Applying for Writing Jobs – My Experience

I should probably have covered this before interview prep, but what’s done is done. So, here are a few things I do while applying for writing jobs.

For the last few months, I have been applying for 4-5 jobs every day, on an average. I take a break over weekends, as someone once told me that emails received over the weekends have a greater chance of getting lost in the recruiters’ mailbox.

I had mentioned in a previous post that I mostly use LinkedIn and ZipRecruiter for submitting job applications, as they have the option of easy/1-click apply, which I find quite useful. However, you have to make sure that your profile is up-to-date and thorough so that you can make the most of this option. It is a good idea to even ask your potential references to leave recommendations or reviews of your work (both platforms have this option), as that makes your application way more effective.

Tips for Filling Out Job Applications

  1. Resume – Pay attention to your resume. It is like your advertisement. Whether you get the chance to show them your potential in an interview or not, depends on this, to a certain extent. My resume includes these sections, in particular- A brief summary, highlights/achievements, strengths, relevant experience, education. The achievements should be relevant and, if possible, measurable. The strengths should include soft skills, as most recruiters in the interviews I sat for recently emphasized on this aspect. The resume should not be too long – mine is 2 pages long. The experience included should be relevant to the job – I usually take off some if they are not relevant to the job posting. I also have a bullet list of specific tasks performed in a particular role. Make sure the list is consistent – so, if one point starts with “Wrote copy…”, the next should say “Performed proofreading…” not “Performing proofreading…”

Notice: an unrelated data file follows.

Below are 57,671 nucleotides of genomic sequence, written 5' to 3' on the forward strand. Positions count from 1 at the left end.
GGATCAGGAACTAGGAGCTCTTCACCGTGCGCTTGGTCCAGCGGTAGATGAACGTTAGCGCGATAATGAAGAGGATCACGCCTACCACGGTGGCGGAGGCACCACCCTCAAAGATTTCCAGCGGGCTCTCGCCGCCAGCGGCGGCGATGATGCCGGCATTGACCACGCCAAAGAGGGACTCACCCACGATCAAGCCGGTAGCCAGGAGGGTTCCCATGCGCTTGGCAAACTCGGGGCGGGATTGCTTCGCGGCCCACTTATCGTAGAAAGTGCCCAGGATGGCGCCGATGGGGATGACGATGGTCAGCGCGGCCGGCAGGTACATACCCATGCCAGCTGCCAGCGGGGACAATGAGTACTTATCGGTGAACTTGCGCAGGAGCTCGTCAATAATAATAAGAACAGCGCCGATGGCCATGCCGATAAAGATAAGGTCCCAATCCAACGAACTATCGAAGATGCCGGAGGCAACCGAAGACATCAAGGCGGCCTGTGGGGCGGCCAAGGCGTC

2. Customization – I went to a career counselling service when I first started applying for jobs in Toronto. They told me that a lot of times, resumes go through software to help recruiters save time and choose applicants with experience matching the requirements of the job. So, every time I apply for a job, I change the wording on my resume to match the job descriptions. Please note that I do not cheat or add things I haven’t done before. I just use synonyms or different explanations for the same thing to make it closer to the posting.

    These days, I do not have a lot of time to do that (#mommyoftwo), so I make sure I apply to similar jobs (mostly copywriting jobs in Toronto), so I don’t have to spend a lot of time working on the resume.